You have to be addicted to the chase – the highs and lows – to be a reporter.
The adrenaline thrill of getting a scoop. Getting it first and the uncertainty that follows. That played out to me, gentle readers of Gulf News, in the sordid saga of alleged sex pest – now resigned minister in the Narendra Modi government, M.J. Akbar.
There were nearly 20 credible accounts of despicable behavior; of alleged serial sexual abuse. Top sources in the Modi government told me he would quit, which I reported faithfully.
Akbar, the epitome of brazenness – I guess you have to be brazen to greet a young woman wearing nothing but your underwear, as one account recounted – tried to cling on like a limpet but the sordid saga ended with his resignation.
Akbar, India’s Harvey Weinstein complete with bathrobe, is the first-ever minister in the Modi government to resign during the last four-and-a-half years.”
Prime Minister Narendra Modi paid lip service to women’s rights with his showpiece “Beti bacchao, beti padhao” (Save our girls, educate our girls) campaign. He has also been mum on the horrific allegations against his erstwhile minister Akbar.
Curiously, while cipher women in the Modi government made some generic noises about supporting the women, who were joining in to tell their stories in the #metoo movement, the men were mum.
It was a nudge from the Rashtriya Swayamsevak Sangh (RSS) that made Modi do the right thing. The RSS number three, Dattatreya Hosabale, went public on his support for the movement. Sources said Sangh Chief Mohan Bhagwat was prepared to make an adverse reference to Akbar shamelessly clinging on to his cushy job in his annual Vijaya Dashami address.
Sushma Swaraj, who was Akbar’s boss, made her feelings evident by refusing to allow her junior minister to meet her to give his explanation. Swaraj refused to even attend official functions if he was present.
Akbar was also unable to recall exactly how many women he had allegedly sexually harassed in his long career as an editor. With defiant women outing him daily, the Modi government was on a long, painful slow bleed. The spectacle of the “Union of India versus Priya Ramani,” a senior journalist who had first named Akbar and against whom he filed a defamation case, was the stuff nightmare news cycles are made of.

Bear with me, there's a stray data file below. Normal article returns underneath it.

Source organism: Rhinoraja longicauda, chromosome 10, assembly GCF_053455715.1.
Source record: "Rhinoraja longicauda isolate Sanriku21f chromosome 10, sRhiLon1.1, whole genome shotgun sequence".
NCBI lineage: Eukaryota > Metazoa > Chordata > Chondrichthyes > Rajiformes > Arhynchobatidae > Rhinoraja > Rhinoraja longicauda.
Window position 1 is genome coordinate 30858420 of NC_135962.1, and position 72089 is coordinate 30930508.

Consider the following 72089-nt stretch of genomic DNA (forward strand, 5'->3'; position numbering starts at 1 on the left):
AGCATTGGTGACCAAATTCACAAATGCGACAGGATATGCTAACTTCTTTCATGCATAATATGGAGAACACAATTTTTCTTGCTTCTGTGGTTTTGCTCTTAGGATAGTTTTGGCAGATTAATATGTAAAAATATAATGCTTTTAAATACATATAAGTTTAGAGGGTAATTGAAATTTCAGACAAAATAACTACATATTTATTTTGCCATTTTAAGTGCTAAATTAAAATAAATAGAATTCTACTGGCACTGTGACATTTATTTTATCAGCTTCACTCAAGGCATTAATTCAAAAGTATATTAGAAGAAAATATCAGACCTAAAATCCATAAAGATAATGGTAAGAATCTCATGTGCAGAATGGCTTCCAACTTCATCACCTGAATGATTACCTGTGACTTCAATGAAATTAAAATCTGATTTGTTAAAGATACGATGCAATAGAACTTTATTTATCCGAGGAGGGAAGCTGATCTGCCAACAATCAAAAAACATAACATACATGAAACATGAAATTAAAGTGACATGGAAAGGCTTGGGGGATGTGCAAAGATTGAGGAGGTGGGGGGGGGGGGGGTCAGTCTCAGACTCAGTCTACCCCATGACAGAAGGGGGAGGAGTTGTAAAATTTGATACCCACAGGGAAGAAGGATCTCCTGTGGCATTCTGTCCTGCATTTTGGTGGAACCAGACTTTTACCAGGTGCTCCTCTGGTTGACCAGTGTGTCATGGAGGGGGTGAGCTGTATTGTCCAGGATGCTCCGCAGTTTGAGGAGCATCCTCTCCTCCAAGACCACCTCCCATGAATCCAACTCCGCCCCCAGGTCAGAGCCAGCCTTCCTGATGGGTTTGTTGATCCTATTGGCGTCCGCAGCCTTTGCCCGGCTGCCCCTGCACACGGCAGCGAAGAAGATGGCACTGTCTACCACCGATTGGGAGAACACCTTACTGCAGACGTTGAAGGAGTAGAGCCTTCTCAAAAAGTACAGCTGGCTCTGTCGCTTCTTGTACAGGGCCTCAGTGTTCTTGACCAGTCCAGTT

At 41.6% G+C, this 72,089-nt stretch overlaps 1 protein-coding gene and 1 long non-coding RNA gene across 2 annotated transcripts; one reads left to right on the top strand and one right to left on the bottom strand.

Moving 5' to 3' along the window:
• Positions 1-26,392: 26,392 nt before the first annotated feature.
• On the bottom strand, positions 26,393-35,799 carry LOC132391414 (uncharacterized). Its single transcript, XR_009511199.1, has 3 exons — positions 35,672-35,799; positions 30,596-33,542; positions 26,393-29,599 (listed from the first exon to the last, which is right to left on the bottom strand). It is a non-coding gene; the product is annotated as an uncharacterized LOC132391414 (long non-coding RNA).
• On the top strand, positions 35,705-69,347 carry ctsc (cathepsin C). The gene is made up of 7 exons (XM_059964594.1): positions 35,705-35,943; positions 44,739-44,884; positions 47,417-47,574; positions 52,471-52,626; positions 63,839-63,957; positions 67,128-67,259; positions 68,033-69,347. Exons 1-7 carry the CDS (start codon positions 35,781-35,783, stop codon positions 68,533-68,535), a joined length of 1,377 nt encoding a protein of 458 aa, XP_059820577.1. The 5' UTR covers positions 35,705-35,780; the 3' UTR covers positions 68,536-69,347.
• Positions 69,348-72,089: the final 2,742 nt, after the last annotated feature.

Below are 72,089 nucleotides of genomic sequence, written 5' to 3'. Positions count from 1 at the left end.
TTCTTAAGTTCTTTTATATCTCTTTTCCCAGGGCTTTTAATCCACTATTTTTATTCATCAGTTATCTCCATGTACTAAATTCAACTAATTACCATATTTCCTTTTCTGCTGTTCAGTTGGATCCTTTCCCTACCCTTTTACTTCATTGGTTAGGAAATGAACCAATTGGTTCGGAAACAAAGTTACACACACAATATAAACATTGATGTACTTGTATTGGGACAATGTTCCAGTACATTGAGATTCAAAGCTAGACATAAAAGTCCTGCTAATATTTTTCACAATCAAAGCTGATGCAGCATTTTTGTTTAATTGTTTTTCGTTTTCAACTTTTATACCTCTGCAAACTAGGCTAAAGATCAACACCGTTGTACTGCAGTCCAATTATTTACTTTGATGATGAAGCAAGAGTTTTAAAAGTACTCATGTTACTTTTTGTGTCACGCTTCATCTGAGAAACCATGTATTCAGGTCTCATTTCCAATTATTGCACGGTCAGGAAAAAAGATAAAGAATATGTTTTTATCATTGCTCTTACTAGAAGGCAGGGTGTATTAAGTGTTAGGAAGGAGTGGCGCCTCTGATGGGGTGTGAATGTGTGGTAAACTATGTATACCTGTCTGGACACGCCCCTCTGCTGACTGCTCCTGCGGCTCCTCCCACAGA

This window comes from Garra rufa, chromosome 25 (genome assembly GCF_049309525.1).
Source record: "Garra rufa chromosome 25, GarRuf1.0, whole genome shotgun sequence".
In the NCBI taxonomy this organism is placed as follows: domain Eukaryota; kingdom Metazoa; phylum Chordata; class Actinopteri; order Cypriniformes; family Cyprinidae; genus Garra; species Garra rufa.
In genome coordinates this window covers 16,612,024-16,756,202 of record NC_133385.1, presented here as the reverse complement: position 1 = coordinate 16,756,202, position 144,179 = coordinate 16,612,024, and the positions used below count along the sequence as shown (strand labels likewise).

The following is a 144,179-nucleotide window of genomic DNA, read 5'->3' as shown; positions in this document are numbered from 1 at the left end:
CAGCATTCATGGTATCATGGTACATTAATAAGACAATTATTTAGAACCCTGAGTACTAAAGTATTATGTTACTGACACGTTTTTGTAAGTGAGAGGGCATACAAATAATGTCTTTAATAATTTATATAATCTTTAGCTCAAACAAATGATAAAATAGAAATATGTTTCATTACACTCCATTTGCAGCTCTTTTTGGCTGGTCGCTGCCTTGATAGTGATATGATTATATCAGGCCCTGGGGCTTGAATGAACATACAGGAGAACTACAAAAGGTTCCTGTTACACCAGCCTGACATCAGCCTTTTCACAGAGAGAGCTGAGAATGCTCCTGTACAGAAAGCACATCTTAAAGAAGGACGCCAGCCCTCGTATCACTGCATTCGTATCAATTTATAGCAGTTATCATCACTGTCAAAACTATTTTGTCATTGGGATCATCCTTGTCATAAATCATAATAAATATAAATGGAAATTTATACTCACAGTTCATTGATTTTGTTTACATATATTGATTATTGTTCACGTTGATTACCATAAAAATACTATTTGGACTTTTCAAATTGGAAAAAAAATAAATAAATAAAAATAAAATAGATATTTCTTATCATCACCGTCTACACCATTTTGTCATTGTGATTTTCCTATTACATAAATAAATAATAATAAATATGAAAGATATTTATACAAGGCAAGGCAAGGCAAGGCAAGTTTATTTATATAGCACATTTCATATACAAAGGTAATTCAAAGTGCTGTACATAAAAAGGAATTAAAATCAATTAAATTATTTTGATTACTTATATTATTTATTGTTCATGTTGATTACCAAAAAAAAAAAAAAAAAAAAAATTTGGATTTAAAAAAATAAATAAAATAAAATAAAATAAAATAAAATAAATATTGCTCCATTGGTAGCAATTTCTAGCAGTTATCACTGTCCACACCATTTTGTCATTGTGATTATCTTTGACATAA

A lone woman versus an alleged sexual predator commanding the might of the Government of India in general election season. The upcoming critical state elections in Madhya Pradesh, Rajasthan and Chhattisgarh made Modi blink.
The Narendra Modi and Amit Shah duo are textbook bullies – they can never admit they have made a mistake. In this case, Arun Jaitley Union Finance Minister, aided and abetted them by saying the #metoo movement was a storm in a Twitter tea cup, fanned by Modi hating urban women, which would have no traction outside the cities. Jaitley also got his friend Raen Karanjawala drafted with his firm of 97 lawyers to fight Akbar’s defamation case.
The pushback from the Sangh and the courage of the women determined to bear witness to Akbar’s transgressions took the trio entirely by surprise.
Akbar is now the biggest scalp in the movement, which shows no sign of abetting. Many powerful men in the media and even Bollywood have been outed and forced to step aside such as Prashant Jha of the Hindustan Times and Sajid Khan from his directorial venture. It sends a powerful message that Bollywood acted before Modi.
Others, such as public relations man, Suhel Seth, accused by multiple women, seem to have gone underground as companies associated with him hastily and publicly break up the relationship. Alok Nath, accused of alleged rape, has filed a defamation case against his accuser Vinta Nanda.
But in a sexist, patriarchal society such as India where “izzat” (honour) is vested in a woman’s body and sexual harassment is her shame, the winds of change and the chimes of freedom are ringing.
Those outing their harassers have rightly put the shame where it belongs – with the aggressor. These young women have educated old, entitled and powerful men about consent, something which was alien to them.
Despite, some women enablers desperately trying to discredit #metoo, the avalanche of allegations and the rush for correction in the workplace proves something significant has changed.
It’s a new India all right, just not the one Modi kept trying to deploy as a slogan.
This new India is intolerant to injustice to women. And leaders better walk the talk of women empowerment or they will be reduced to yesterday’s men.
Swati Chaturvedi’s book “I am a Troll – Inside the BJP’s secret digital army” has received international acclaim. Her twitter handle is @bainjal.